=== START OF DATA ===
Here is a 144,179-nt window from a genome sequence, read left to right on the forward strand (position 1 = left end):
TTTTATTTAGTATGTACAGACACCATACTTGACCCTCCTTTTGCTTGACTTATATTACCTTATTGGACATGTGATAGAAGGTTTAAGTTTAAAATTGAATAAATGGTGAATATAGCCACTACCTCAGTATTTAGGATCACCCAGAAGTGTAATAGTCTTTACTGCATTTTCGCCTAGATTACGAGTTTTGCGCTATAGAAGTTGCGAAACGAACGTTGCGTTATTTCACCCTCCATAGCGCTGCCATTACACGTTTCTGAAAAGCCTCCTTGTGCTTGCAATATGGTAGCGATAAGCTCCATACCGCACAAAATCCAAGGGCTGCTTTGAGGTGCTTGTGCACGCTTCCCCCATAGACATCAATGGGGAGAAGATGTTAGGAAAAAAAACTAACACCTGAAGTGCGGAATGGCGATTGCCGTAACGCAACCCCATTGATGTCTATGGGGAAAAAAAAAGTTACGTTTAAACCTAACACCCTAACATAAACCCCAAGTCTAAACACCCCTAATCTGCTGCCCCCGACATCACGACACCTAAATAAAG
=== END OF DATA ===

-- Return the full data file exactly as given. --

Here is a 144,179-nt window from a genome sequence, read left to right on the forward strand (position 1 = left end):
TTTTATTTAGTATGTACAGACACCATACTTGACCCTCCTTTTGCTTGACTTATATTACCTTATTGGACATGTGATAGAAGGTTTAAGTTTAAAATTGAATAAATGGTGAATATAGCCACTACCTCAGTATTTAGGATCACCCAGAAGTGTAATAGTCTTTACTGCATTTTCGCCTAGATTACGAGTTTTGCGCTATAGAAGTTGCGAAACGAACGTTGCGTTATTTCACCCTCCATAGCGCTGCCATTACACGTTTCTGAAAAGCCTCCTTGTGCTTGCAATATGGTAGCGATAAGCTCCATACCGCACAAAATCCAAGGGCTGCTTTGAGGTGCTTGTGCACGCTTCCCCCATAGACATCAATGGGGAGAAGATGTTAGGAAAAAAAACTAACACCTGAAGTGCGGAATGGCGATTGCCGTAACGCAACCCCATTGATGTCTATGGGGAAAAAAAAAGTTACGTTTAAACCTAACACCCTAACATAAACCCCAAGTCTAAACACCCCTAATCTGCTGCCCCCGACATCACGACACCTAAATAAAG